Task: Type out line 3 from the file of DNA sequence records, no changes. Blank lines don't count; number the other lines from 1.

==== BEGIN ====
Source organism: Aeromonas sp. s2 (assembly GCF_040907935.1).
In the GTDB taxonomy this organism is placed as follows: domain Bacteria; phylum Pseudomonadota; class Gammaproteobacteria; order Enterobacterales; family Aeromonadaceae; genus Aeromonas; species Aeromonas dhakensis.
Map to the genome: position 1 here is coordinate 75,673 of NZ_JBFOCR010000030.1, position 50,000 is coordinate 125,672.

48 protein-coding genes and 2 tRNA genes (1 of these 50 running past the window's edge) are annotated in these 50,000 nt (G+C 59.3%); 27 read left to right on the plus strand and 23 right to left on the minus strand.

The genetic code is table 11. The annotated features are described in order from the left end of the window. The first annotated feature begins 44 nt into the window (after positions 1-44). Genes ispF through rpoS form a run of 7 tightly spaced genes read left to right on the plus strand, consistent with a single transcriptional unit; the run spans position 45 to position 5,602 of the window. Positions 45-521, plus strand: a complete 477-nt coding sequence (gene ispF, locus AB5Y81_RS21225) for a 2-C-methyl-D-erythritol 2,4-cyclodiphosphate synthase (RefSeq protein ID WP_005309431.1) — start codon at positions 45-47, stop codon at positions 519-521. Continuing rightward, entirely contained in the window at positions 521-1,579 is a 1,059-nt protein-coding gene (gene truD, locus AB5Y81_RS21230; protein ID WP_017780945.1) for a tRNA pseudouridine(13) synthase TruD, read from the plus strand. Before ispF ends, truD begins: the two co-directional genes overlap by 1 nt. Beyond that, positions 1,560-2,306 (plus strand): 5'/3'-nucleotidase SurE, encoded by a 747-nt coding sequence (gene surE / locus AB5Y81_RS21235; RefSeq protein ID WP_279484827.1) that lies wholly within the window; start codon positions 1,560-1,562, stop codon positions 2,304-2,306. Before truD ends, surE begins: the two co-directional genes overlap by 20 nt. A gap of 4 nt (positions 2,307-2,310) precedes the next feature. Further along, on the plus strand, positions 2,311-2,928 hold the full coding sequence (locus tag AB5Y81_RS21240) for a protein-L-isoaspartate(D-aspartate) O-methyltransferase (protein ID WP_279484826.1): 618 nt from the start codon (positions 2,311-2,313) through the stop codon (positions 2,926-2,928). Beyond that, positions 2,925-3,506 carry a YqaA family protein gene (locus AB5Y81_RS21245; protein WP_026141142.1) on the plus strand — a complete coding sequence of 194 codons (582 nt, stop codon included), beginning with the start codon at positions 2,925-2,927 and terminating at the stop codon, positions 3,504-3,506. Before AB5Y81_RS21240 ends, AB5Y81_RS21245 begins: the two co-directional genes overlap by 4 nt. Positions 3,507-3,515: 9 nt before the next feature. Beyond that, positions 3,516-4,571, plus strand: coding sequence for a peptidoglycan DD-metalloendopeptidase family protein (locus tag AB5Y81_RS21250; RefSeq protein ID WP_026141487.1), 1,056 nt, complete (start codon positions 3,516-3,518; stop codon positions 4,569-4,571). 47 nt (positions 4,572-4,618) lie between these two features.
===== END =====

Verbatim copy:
Map to the genome: position 1 here is coordinate 75,673 of NZ_JBFOCR010000030.1, position 50,000 is coordinate 125,672.